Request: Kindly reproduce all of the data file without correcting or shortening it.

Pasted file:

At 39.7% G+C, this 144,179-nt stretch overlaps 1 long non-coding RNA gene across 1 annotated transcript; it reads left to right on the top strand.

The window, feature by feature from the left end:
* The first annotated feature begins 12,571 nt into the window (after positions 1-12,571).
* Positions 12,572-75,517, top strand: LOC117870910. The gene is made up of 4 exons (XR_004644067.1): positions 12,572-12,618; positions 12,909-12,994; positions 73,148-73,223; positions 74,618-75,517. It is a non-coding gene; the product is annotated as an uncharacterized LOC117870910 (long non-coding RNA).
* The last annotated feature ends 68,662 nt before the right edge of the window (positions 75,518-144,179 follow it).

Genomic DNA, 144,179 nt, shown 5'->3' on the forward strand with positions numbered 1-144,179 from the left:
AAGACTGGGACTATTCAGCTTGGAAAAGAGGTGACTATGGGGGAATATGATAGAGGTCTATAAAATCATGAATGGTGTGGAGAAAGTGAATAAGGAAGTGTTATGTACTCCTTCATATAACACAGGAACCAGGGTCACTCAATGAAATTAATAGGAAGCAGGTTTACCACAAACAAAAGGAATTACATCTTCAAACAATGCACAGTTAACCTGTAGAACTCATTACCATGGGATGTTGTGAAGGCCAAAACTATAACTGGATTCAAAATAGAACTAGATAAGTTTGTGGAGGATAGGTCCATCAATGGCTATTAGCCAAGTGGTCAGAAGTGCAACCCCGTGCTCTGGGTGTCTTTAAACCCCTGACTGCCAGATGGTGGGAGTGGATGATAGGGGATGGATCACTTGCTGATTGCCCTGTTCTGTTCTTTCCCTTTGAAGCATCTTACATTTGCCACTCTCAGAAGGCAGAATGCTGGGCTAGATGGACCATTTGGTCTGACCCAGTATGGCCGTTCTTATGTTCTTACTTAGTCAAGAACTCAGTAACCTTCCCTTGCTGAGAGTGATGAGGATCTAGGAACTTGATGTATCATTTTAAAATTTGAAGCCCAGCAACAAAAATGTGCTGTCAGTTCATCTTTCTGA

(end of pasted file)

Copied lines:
At 39.7% G+C, this 144,179-nt stretch overlaps 1 long non-coding RNA gene across 1 annotated transcript; it reads left to right on the top strand.

The window, feature by feature from the left end:
* The first annotated feature begins 12,571 nt into the window (after positions 1-12,571).
* Positions 12,572-75,517, top strand: LOC117870910. The gene is made up of 4 exons (XR_004644067.1): positions 12,572-12,618; positions 12,909-12,994; positions 73,148-73,223; positions 74,618-75,517. It is a non-coding gene; the product is annotated as an uncharacterized LOC117870910 (long non-coding RNA).
* The last annotated feature ends 68,662 nt before the right edge of the window (positions 75,518-144,179 follow it).

Genomic DNA, 144,179 nt, shown 5'->3' on the forward strand with positions numbered 1-144,179 from the left:
AAGACTGGGACTATTCAGCTTGGAAAAGAGGTGACTATGGGGGAATATGATAGAGGTCTATAAAATCATGAATGGTGTGGAGAAAGTGAATAAGGAAGTGTTATGTACTCCTTCATATAACACAGGAACCAGGGTCACTCAATGAAATTAATAGGAAGCAGGTTTACCACAAACAAAAGGAATTACATCTTCAAACAATGCACAGTTAACCTGTAGAACTCATTACCATGGGATGTTGTGAAGGCCAAAACTATAACTGGATTCAAAATAGAACTAGATAAGTTTGTGGAGGATAGGTCCATCAATGGCTATTAGCCAAGTGGTCAGAAGTGCAACCCCGTGCTCTGGGTGTCTTTAAACCCCTGACTGCCAGATGGTGGGAGTGGATGATAGGGGATGGATCACTTGCTGATTGCCCTGTTCTGTTCTTTCCCTTTGAAGCATCTTACATTTGCCACTCTCAGAAGGCAGAATGCTGGGCTAGATGGACCATTTGGTCTGACCCAGTATGGCCGTTCTTATGTTCTTACTTAGTCAAGAACTCAGTAACCTTCCCTTGCTGAGAGTGATGAGGATCTAGGAACTTGATGTATCATTTTAAAATTTGAAGCCCAGCAACAAAAATGTGCTGTCAGTTCATCTTTCTGA